Tuesday, March 08, 2005

We all had favorite teachers who inspired us not only to study harder but to dream big. I had many, but a couple that stand out are Miss Fuller, my sophomore-year English teacher and Mr. Dougan, my high school wrestling coach. To these two I owe a passion for writing and fighting fair. For teenagers, a great teacher is that strangest of animals: an adult worthy of admiration, and emulation. If, as an adult, you’ve spent any time with teens, you know how impossibly exacting their standards are, and how few of us could pass muster. But when a connection is made, it’s deep and enduring. Because however they might pretend otherwise, kids want role-models. They want to believe.

My vote so far for the teacher of the year would have to go to Obain Auttouoman, hands down. Few teachers have inspired so many of their students as he has his, and my guess is that by year’s end the movie version of this whole deportation fiasco will be going into production with Jamie Foxx in the starring role. Mr. Auttouoman himself has star-power to spare. Everything about the man exudes love and intelligence. He has a generosity of spirit that is as undeniable as it is absolutely infectious.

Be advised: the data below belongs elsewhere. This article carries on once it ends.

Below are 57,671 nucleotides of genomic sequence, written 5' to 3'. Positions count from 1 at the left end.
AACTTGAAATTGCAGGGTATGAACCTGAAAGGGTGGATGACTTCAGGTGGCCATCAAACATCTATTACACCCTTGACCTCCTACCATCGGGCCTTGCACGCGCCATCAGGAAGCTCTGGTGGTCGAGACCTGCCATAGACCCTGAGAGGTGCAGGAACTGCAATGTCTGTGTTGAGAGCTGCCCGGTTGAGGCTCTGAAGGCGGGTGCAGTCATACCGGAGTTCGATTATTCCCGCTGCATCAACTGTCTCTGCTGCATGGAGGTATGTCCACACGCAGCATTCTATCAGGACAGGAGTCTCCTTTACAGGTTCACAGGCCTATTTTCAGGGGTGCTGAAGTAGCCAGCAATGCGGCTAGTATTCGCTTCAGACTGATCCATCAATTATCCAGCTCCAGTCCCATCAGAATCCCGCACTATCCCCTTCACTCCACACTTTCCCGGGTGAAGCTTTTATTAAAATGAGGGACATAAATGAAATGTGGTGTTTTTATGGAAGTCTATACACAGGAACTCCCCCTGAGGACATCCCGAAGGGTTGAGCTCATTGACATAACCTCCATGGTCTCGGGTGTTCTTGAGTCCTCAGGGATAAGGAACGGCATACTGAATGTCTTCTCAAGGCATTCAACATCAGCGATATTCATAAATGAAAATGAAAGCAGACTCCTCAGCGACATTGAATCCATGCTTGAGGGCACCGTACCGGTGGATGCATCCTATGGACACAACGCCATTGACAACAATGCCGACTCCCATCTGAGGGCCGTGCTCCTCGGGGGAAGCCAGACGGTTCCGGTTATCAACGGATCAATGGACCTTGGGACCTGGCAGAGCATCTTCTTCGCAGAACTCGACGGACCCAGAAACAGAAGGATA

And talk about a positive role model. He has been an inspiration since coming to America in 1992 from the Ivory Coast, where he had been twice jailed for his political views. He came to America, like so many before him, seeking the freedom and justice denied him in his native land. And in his adopted home he has been a model citizen, a dedicated public servant, and an inspiration to countless young people. If there is an ideal American, Mr. Auttouoman is it.

So it should really be no surprise that his threatened deportation due to an administrative cock-up has moved so many people to speak out, ultimately winning him a still-temporary reprieve. Now he’s got until 2007. Sen. John Kerry has submitted a bill intended to grant Mr. Auttouoman citizenship.

It’s that rarest of things in tough times: a happy ending. Well, almost. There is still something you can do not only to lend your voice to an unimpeachable cause, but to show Mr. Auttouoman and, perhaps more vitally, his students, that we as a society still value fighting the good fight. Go to fenway.boston.k12.ma.us, sign their petition, and get information on who to write or call to ensure that Mr. Attouoman will be able to remain in America, where he is doing so much good. Because there are a lot of things at stake here, not least the livelihood of an admirable public servant, and a great would-be and hopefully soon-to-be American citizen. There’s the lesson that when we believe, and dream big, we can make a difference, together.


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